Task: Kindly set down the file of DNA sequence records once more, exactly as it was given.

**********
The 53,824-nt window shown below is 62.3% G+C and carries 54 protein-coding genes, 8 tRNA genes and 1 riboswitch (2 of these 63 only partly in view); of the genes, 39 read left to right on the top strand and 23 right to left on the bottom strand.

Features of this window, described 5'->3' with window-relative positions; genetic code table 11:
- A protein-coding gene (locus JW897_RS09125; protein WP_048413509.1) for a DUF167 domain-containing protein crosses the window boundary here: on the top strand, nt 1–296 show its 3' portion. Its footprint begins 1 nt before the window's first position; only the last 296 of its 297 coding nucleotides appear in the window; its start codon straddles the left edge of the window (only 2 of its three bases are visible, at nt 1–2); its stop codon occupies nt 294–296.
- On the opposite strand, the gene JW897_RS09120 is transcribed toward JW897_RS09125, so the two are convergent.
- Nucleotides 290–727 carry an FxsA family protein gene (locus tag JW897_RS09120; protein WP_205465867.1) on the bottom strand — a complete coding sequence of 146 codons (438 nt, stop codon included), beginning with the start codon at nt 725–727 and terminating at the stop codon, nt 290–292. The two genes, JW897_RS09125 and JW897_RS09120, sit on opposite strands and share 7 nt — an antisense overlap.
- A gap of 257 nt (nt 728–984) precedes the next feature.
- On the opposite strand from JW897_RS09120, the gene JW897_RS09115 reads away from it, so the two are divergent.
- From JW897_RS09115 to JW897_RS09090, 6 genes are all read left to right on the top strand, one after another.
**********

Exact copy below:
The 53,824-nt window shown below is 62.3% G+C and carries 54 protein-coding genes, 8 tRNA genes and 1 riboswitch (2 of these 63 only partly in view); of the genes, 39 read left to right on the top strand and 23 right to left on the bottom strand.

Features of this window, described 5'->3' with window-relative positions; genetic code table 11:
- A protein-coding gene (locus JW897_RS09125; protein WP_048413509.1) for a DUF167 domain-containing protein crosses the window boundary here: on the top strand, nt 1–296 show its 3' portion. Its footprint begins 1 nt before the window's first position; only the last 296 of its 297 coding nucleotides appear in the window; its start codon straddles the left edge of the window (only 2 of its three bases are visible, at nt 1–2); its stop codon occupies nt 294–296.
- On the opposite strand, the gene JW897_RS09120 is transcribed toward JW897_RS09125, so the two are convergent.
- Nucleotides 290–727 carry an FxsA family protein gene (locus tag JW897_RS09120; protein WP_205465867.1) on the bottom strand — a complete coding sequence of 146 codons (438 nt, stop codon included), beginning with the start codon at nt 725–727 and terminating at the stop codon, nt 290–292. The two genes, JW897_RS09125 and JW897_RS09120, sit on opposite strands and share 7 nt — an antisense overlap.
- A gap of 257 nt (nt 728–984) precedes the next feature.
- On the opposite strand from JW897_RS09120, the gene JW897_RS09115 reads away from it, so the two are divergent.
- From JW897_RS09115 to JW897_RS09090, 6 genes are all read left to right on the top strand, one after another.